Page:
The first virtual world came courtesy of the game Second Life in 2006, where players could create an avatar for themselves and go about an alternate life in the virtual world. But the idea of a metaverse has really only come into play in recent years, with the invention of Bitcoin and VR headsets, as well as the popularity of the Ernest Cline novel Ready Player One. The book is set in a parallel universe, accessed via virtual reality.

Some of the current buzz around the metaverse stems from Facebook changing its name to Meta, in order to reflect Mark Zuckerberg’s goal of facilitating social experiences in virtual reality, rather than just through social media.

How to access the metaverse

There are a few different options when it comes to actually accessing the metaverse, depending on what type of experience you’re after and how much you’re willing to spend. As the metaverse is still developing, new technologies may come in, and the existing ones may become obsolete, but currently there are few things you’ll need to access the metaverse.

  • At an entry level, you’ll need a smartphone which will be able to run an app, or a computer where you can access sites like Decentraland. This allows you to access the metaverse at a more basic level, creating your own avatar, buying and selling items and land, and interacting with others.
  • For the true metaverse experience, big tech companies are pushing for VR headsets, or at least a pair of augmented reality (AR) glasses. This allows you to have the immersive experience of truly feeling like you’re in another world, which is the whole point of the metaverse concept. These technologies make you feel like you’re actually sitting next to your friends, for example, rather than seeing your avatar sitting next to theirs on a screen.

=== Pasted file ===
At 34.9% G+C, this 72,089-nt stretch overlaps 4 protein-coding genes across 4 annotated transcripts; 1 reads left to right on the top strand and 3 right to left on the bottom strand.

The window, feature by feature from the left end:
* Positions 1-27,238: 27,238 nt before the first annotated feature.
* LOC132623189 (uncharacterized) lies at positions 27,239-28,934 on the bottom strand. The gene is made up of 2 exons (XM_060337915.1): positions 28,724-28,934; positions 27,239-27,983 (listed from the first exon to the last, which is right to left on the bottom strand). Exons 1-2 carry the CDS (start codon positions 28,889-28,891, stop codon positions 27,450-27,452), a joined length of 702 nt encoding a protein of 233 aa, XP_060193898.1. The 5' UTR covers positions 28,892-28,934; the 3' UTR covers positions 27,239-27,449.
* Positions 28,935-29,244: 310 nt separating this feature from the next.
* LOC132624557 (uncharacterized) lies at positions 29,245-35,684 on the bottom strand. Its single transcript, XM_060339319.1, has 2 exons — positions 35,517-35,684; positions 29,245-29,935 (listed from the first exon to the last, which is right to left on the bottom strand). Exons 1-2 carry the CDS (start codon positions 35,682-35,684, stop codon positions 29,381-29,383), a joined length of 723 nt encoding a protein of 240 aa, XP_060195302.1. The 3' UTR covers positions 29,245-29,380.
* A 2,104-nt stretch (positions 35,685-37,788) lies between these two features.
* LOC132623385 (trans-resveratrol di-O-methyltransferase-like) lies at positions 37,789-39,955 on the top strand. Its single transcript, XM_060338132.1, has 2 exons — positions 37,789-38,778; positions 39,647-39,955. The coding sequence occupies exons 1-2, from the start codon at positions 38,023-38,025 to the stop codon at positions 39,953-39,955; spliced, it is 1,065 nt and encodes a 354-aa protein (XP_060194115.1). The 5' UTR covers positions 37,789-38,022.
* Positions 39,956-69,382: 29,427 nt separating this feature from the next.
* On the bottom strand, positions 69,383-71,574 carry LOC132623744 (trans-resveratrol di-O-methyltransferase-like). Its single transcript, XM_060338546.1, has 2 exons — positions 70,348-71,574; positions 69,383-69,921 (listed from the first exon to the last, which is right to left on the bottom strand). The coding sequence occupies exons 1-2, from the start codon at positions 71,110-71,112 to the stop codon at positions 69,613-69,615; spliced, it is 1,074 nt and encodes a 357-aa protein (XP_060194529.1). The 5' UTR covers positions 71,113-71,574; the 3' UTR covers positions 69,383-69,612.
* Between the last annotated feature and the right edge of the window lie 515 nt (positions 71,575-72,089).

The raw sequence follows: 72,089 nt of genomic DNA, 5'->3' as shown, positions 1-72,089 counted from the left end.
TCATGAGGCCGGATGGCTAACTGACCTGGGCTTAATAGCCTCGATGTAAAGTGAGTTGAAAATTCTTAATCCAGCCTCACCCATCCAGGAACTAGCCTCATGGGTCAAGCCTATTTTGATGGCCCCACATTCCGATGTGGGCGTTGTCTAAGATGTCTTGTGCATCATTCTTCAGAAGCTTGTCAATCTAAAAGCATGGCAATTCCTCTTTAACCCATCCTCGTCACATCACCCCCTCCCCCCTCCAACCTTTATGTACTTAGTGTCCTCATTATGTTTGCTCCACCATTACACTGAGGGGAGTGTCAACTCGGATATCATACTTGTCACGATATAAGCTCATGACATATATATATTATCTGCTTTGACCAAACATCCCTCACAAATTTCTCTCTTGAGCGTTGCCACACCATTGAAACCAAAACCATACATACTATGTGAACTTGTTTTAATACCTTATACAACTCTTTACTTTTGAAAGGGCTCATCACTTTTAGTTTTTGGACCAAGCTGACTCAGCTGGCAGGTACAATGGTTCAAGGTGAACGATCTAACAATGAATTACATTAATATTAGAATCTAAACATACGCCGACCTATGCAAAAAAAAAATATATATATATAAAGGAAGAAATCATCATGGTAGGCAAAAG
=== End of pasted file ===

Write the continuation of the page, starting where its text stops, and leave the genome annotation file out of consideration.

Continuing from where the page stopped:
• Whilst these headsets are expensive, they don’t need an external computer to run, so they’re portable and much smaller to carry around.

Whilst it’s unclear whether AR and VR will become compulsory requirements to enter the metaverse in the future, companies like Meta (formerly called Facebook) are certainly investing in their own VR headsets.

How to invest in the metaverse

The fun element of the metaverse is being able to purchase and own virtual items that you wouldn’t necessarily be able to afford in real life. From shoes to land, buying things in the metaverse is just another way to personalise your experience, in the same way that you have your own personal style or taste in your day to day life.

Whilst it might be easy to understand why you’d want your avatar to be wearing the latest trainers, purchasing real estate in the metaverse can feel a bit confusing. Why would you want to pay to build your house on a specific spot when you’re not constrained by office locations or school catchment areas like you are in real life?

But the benefit of buying land in the metaverse is that you don’t have to live there, or travel there in real life to rent it out and maintain it as a landlord. Buying plots around virtual cities that are desirable means that as the city grows in popularity, so does the value of the land that you’ve bought. Just like investing in up-and-coming real estate locations, investing in virtual plots can get you the same benefits.

What do I use to pay?